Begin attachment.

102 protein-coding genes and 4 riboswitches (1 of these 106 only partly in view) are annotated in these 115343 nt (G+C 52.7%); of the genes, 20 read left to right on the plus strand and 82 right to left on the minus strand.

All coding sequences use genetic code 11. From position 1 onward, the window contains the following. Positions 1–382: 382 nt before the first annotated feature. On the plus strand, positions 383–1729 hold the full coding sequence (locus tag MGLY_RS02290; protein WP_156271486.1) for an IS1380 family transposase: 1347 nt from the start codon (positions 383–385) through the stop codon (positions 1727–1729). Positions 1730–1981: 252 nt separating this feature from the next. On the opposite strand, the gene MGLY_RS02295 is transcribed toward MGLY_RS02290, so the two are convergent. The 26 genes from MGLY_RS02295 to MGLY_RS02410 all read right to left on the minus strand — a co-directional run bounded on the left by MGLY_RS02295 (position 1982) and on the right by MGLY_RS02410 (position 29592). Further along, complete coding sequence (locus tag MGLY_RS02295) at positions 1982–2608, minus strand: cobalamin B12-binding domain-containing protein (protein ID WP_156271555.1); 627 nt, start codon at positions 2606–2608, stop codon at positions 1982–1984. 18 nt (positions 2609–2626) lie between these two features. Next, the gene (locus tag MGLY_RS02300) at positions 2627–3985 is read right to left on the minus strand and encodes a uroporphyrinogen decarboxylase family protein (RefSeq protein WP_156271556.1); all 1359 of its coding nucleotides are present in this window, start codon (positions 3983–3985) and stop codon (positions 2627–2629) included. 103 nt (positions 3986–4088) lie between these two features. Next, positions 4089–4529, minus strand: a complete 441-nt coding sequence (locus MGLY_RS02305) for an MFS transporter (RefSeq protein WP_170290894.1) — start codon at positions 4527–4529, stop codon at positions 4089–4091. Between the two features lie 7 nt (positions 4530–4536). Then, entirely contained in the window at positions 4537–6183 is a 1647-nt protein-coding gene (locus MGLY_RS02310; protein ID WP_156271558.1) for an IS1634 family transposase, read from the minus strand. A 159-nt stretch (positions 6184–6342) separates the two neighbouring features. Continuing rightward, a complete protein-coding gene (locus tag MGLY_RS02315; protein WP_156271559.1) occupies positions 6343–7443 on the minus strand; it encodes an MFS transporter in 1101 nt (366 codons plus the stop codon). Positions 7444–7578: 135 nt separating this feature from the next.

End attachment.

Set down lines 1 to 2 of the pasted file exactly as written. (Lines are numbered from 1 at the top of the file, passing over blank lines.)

102 protein-coding genes and 4 riboswitches (1 of these 106 only partly in view) are annotated in these 115343 nt (G+C 52.7%); of the genes, 20 read left to right on the plus strand and 82 right to left on the minus strand.

All coding sequences use genetic code 11. From position 1 onward, the window contains the following. Positions 1–382: 382 nt before the first annotated feature. On the plus strand, positions 383–1729 hold the full coding sequence (locus tag MGLY_RS02290; protein WP_156271486.1) for an IS1380 family transposase: 1347 nt from the start codon (positions 383–385) through the stop codon (positions 1727–1729). Positions 1730–1981: 252 nt separating this feature from the next. On the opposite strand, the gene MGLY_RS02295 is transcribed toward MGLY_RS02290, so the two are convergent. The 26 genes from MGLY_RS02295 to MGLY_RS02410 all read right to left on the minus strand — a co-directional run bounded on the left by MGLY_RS02295 (position 1982) and on the right by MGLY_RS02410 (position 29592). Further along, complete coding sequence (locus tag MGLY_RS02295) at positions 1982–2608, minus strand: cobalamin B12-binding domain-containing protein (protein ID WP_156271555.1); 627 nt, start codon at positions 2606–2608, stop codon at positions 1982–1984. 18 nt (positions 2609–2626) lie between these two features. Next, the gene (locus tag MGLY_RS02300) at positions 2627–3985 is read right to left on the minus strand and encodes a uroporphyrinogen decarboxylase family protein (RefSeq protein WP_156271556.1); all 1359 of its coding nucleotides are present in this window, start codon (positions 3983–3985) and stop codon (positions 2627–2629) included. 103 nt (positions 3986–4088) lie between these two features. Next, positions 4089–4529, minus strand: a complete 441-nt coding sequence (locus MGLY_RS02305) for an MFS transporter (RefSeq protein WP_170290894.1) — start codon at positions 4527–4529, stop codon at positions 4089–4091. Between the two features lie 7 nt (positions 4530–4536). Then, entirely contained in the window at positions 4537–6183 is a 1647-nt protein-coding gene (locus MGLY_RS02310; protein ID WP_156271558.1) for an IS1634 family transposase, read from the minus strand. A 159-nt stretch (positions 6184–6342) separates the two neighbouring features. Continuing rightward, a complete protein-coding gene (locus tag MGLY_RS02315; protein WP_156271559.1) occupies positions 6343–7443 on the minus strand; it encodes an MFS transporter in 1101 nt (366 codons plus the stop codon). Positions 7444–7578: 135 nt separating this feature from the next.